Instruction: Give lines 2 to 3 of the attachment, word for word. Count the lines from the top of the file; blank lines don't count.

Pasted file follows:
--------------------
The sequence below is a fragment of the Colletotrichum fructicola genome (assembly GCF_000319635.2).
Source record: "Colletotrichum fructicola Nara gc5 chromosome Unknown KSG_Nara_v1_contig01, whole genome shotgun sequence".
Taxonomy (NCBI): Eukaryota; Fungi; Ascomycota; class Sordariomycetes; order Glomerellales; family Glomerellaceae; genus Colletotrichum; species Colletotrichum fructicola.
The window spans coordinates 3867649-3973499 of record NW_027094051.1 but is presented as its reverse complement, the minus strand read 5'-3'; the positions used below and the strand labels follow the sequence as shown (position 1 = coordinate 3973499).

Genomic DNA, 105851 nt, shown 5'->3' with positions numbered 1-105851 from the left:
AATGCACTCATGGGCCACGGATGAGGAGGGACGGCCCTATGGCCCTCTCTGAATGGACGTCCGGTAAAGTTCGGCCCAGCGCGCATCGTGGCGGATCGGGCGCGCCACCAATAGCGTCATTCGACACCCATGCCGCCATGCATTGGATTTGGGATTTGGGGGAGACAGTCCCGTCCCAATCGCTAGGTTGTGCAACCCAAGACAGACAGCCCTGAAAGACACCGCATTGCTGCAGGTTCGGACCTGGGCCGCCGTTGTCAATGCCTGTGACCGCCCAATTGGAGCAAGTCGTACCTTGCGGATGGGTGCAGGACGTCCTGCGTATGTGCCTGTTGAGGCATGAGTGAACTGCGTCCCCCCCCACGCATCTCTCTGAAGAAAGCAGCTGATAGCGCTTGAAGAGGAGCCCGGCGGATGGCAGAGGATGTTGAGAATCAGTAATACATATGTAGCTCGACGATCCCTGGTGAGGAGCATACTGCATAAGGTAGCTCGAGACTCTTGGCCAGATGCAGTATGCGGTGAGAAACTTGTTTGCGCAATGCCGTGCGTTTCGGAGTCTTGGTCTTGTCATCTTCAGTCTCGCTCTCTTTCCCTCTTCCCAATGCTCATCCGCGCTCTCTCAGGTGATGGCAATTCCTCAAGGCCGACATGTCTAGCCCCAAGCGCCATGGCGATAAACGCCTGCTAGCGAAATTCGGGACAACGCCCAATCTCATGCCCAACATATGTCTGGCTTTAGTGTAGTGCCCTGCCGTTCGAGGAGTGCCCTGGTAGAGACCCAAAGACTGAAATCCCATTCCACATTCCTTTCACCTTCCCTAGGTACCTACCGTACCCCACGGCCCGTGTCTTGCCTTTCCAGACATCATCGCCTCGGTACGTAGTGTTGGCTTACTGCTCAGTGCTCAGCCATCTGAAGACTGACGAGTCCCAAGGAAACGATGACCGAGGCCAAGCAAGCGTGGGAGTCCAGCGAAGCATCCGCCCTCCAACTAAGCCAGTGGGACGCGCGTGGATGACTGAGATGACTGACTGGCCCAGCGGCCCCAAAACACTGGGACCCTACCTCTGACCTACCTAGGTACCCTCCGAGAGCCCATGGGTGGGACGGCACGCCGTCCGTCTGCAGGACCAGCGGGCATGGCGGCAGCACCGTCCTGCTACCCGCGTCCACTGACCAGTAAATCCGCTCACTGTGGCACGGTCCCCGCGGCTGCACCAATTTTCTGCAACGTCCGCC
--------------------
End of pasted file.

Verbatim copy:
Source record: "Colletotrichum fructicola Nara gc5 chromosome Unknown KSG_Nara_v1_contig01, whole genome shotgun sequence".
Taxonomy (NCBI): Eukaryota; Fungi; Ascomycota; class Sordariomycetes; order Glomerellales; family Glomerellaceae; genus Colletotrichum; species Colletotrichum fructicola.